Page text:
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Hi Dmitri,

> So, a URL like https://goissues.org/net/...,io/ioutil could display
> issues for all net/... packages and io/ioutil combined. (Maybe there
> is a better character than comma to use as a separator... I'd need to
> consider them all.)

+1 for comma; it's the most natural, what one would assume, and is
simple to type when forming a goissues URL more quickly than a GUI would
allow.

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Cheers, Ralph.
https://plus.google.com/+RalphCorderoy

jimmy frasche

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Mar 18, 2018, 6:33:43 PM3/18/18
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https://goissues.org/golang.org/x/playground 404s
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Dmitri Shuralyov

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Mar 19, 2018, 12:34:49 AM3/19/18
to golang-dev
Thanks for reporting Jimmy. It has been fixed now (commit 8ce3fa6b), please try again.

jimmy frasche

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Mar 19, 2018, 12:48:30 AM3/19/18
to Dmitri Shuralyov, golang-dev
It works now—thanks!

Dmitri Shuralyov

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Mar 28, 2018, 7:53:17 PM3/28/18
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Today, I added a new /-/packages page. It lists all known packages (and their number of open issues):


(The relevant commit is dcee4de7.)

I added it because I think it's helpful sometimes to be able to see all the packages at a glance, and use browser's search to find one you're looking for (instead of always having to directly type in its import path in the address bar).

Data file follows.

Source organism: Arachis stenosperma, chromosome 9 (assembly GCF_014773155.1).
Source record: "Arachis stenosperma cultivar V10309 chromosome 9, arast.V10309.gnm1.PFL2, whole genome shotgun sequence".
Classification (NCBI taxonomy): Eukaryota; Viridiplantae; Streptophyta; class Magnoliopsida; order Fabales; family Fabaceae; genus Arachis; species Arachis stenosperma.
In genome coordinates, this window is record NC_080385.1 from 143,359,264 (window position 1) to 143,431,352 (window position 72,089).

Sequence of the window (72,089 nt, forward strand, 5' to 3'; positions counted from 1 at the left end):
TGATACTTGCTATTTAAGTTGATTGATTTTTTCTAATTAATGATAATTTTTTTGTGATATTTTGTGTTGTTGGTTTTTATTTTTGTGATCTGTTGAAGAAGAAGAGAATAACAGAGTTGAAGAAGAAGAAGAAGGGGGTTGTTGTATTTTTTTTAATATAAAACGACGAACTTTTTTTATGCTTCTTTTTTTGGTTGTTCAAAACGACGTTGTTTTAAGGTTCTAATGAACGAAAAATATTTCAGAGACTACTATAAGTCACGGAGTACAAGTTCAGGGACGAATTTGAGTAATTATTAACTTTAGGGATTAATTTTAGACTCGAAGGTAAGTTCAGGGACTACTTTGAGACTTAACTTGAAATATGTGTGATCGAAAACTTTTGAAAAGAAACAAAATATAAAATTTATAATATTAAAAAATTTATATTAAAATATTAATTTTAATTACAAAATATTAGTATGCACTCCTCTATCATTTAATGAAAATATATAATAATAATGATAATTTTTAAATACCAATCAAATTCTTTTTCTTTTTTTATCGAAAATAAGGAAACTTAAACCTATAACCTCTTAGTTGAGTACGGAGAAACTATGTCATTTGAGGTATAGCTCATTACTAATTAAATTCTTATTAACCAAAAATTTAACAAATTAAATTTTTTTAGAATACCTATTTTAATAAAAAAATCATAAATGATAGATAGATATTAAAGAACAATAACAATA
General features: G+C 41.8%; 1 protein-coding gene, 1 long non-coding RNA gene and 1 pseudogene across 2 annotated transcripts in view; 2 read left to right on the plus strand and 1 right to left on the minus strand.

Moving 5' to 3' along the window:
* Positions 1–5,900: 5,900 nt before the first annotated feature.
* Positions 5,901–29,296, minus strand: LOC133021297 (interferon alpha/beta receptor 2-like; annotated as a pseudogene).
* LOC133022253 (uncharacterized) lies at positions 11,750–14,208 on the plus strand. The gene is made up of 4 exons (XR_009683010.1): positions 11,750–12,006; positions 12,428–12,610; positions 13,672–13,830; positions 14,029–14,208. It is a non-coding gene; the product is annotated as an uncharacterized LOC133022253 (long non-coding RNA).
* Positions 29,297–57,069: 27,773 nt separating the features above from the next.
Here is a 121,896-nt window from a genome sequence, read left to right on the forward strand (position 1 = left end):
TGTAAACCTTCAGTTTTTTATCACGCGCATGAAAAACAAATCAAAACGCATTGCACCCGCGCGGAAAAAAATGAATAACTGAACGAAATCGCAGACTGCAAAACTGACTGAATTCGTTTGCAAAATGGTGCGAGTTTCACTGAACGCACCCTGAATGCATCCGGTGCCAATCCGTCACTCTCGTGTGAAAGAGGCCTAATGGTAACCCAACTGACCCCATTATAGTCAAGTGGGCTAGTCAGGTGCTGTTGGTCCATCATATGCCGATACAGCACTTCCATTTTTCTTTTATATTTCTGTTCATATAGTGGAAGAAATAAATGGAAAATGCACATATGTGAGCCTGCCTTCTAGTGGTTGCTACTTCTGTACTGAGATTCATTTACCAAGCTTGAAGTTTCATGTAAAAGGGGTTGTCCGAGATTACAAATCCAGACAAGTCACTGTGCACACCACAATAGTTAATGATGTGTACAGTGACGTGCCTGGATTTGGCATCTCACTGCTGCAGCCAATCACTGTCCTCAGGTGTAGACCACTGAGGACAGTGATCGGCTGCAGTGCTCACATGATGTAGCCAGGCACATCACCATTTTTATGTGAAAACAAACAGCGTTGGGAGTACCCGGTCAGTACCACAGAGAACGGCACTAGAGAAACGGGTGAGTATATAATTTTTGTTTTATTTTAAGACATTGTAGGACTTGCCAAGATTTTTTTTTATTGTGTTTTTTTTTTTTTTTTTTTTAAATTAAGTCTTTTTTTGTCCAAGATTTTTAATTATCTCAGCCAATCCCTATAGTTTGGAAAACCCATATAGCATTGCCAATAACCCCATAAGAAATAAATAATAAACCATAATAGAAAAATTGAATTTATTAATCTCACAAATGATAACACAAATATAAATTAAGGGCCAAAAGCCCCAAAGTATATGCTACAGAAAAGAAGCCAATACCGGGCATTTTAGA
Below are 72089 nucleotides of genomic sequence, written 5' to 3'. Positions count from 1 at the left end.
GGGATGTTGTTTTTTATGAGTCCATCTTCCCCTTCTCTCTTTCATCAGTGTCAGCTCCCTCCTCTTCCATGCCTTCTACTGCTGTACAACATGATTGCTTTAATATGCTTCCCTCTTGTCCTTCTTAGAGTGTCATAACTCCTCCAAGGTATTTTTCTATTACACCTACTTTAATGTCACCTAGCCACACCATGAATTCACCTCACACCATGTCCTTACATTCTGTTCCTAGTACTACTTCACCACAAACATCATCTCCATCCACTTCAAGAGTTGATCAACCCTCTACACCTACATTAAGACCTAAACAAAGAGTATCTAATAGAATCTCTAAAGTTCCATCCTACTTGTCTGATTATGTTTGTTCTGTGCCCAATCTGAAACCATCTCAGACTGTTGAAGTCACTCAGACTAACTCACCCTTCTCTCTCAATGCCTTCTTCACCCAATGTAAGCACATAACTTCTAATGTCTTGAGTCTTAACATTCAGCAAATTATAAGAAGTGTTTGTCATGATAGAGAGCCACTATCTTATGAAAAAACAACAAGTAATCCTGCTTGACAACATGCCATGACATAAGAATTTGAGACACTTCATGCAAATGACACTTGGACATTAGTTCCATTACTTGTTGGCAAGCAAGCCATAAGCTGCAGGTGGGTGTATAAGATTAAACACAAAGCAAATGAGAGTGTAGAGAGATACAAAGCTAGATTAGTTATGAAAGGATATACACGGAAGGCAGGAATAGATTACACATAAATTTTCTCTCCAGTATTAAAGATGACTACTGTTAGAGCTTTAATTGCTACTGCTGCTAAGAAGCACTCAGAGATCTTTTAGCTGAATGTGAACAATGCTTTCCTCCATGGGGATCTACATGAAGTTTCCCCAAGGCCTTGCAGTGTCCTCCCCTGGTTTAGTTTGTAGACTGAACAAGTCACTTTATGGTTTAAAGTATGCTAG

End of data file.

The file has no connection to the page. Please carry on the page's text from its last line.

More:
Back when I was developing the original prototype, the index page was initially non-existent. Then I added one which listed all packages, which I thought was nice to see. But when I was publishing it, I wanted to add an "About" section, and the huge list of packages seemed too much. I made it show the top 15 packages. But I was missing the list of all packages. That's why I added it today (on a separate page).

If you give it an Accept header value equal to exactly "application/json", it returns JSON.

There are also some anchors on the page to jump to those sections:


Feedback is welcome.

My next priority for goissues.org is to add support for comma-separated import path patterns as proposed above, to make it possible to view issues from multiple packages at once.

Ralph Corderoy

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Mar 29, 2018, 3:38:45 AM3/29/18
to Dmitri Shuralyov, golan...@googlegroups.com
Hi Dmitri,

> It lists all known packages (and their number of open issues):
> https://goissues.org/-/packages

Nice.

> If you give it an Accept header value equal to exactly
> "application/json", it returns JSON.